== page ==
Yes, it is logged. I can see their inbound connection to 8123 from what appears to be an IP in Romania. The rest of the 8123 connections are either Verizon or local to my network - which means our iPhone devices I suspect.

What’s odd is they either knew my password or had some sort of back-door as the IP ban stuff didn’t trip from an invalid password attempt 3 times; and no notification either of a bad login attempt.

Wonder if something outbound is leaking the password. I have ecobee, dark-sky, and yahoo-weather all being external cloud fetches, as well as the iOS app, Alexa, AWS Polly, Google travel tine, and HomeKit integration.

Are you encrypting your traffic? (Let’s encrypt is the common method for HA)

Yes. The only open port 8123 is using SSL (LetsEncrypt) terminated by HAProxy; which proxies HA. It is a wildcard cert.

Running several port scans confirms only 8123 is open; and Shodan doesn’t even show that open.

DNS is with AWS Route53. The DNS name does not contain home assistant or anything related.

Still digging but very odd.

In everyone’s case, which platform are you running HASS on (virtualenv, hass.io, etc)?

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My .02… Since you’re already compromised, at least get some value out of this for the greater good. Use your deployment as a honeypot so we can better identify/patch/mitigate/etc.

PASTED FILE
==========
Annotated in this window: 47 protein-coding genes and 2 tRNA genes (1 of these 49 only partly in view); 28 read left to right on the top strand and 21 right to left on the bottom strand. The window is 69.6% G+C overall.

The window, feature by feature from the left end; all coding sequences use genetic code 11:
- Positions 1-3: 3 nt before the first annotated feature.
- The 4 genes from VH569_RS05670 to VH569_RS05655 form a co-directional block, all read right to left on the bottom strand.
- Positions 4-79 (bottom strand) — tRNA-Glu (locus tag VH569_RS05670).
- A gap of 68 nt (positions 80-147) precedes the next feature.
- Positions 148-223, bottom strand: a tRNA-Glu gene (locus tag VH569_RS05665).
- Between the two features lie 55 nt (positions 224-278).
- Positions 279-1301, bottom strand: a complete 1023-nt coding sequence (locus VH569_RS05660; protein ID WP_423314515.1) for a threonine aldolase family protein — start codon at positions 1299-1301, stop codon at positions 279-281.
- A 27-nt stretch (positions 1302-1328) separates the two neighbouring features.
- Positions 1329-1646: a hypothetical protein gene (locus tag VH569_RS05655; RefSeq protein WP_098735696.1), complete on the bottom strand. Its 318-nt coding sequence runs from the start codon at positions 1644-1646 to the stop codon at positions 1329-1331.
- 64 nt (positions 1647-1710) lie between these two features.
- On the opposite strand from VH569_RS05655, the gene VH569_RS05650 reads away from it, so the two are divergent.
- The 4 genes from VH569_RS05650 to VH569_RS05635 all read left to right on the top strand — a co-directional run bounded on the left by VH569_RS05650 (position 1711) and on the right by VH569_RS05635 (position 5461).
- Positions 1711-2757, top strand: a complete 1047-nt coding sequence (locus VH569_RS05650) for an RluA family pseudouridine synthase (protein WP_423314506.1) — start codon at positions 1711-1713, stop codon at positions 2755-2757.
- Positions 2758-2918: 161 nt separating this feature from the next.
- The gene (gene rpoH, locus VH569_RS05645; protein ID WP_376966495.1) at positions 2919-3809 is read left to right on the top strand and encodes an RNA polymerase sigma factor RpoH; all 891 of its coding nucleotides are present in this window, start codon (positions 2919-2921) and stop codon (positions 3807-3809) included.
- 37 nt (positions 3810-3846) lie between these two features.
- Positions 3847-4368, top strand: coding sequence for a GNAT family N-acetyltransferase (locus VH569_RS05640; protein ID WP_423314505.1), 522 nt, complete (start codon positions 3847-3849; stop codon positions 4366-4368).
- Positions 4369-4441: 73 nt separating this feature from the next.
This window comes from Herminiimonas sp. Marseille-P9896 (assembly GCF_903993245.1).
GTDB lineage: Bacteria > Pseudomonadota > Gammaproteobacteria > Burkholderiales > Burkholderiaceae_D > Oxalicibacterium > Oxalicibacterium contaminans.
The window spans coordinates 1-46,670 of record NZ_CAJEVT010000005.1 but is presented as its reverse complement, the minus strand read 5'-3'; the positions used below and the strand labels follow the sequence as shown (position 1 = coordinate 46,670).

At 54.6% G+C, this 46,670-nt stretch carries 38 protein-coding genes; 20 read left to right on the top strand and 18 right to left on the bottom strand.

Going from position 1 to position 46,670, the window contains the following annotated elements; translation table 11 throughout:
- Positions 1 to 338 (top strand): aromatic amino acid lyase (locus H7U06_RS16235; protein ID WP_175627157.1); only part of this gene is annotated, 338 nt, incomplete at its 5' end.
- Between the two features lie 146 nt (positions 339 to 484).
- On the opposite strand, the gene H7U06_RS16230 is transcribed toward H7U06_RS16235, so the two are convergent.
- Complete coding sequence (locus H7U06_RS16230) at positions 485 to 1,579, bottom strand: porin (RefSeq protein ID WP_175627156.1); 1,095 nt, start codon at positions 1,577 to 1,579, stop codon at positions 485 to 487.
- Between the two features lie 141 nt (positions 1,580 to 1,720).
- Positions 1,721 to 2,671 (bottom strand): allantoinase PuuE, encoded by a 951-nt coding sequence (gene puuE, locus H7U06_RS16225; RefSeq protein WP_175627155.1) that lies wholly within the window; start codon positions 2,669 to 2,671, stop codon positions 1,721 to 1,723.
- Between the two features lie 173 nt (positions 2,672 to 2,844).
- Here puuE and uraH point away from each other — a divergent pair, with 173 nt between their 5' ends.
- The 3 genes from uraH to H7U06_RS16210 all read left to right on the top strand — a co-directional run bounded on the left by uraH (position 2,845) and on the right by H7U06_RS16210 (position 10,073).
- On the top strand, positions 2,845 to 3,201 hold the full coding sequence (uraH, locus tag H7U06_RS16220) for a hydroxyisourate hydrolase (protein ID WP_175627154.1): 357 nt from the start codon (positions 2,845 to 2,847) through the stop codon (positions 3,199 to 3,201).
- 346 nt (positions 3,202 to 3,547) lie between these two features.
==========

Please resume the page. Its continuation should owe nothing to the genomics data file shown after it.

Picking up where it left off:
1. I’d immediately disconnect EVERYTHING (except your HA instance) from your LAN until you can sanitize. Isolate everything off into an air-gapped network to perform cleanup.
  2. Change ALL your cloud/provider/email/etc pswd’s
  3. start a wireshark capture logging your HA endpoint. This data may prove valuable for everyone and will help identify the source.
  4. Bundle any and all logs up, and store on an external USB or something. Go back as far as you can as we may not know when the initial attack occurred
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Does it make sense to turn off network discovery when honeypotd (daemon) is setup for the task? Maybe some dummy light switches/dimmers/thermostats or something or something? By “dummy,” I meant something “virtual” as in “not real.” Something fake.

I would certainly advocate for OpenVPN so that you can communicate with Home Assistant over a remote VPN connection.

And if you are going to set up a honeypot, I would put a honeypot machine in a different network subnet and assign a DMZ to it from a firewall.

–Grayson Peddie
CompTIA Certifications: A+, Network+

Do you have the logs for requests made from that IP in Romania? Knowing what requests they made should go a long way in figuring out the attack vector.

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A tip for people wanting to expose their hass to the public is to use 2fa-login. I’ve implemented on on my nginx-server and I need to login with my github account (that uses 2fa) before I can login with my hass-password (or communicate with hass at all).

I used to use openvpn before, but this way I feel confident not using VPN.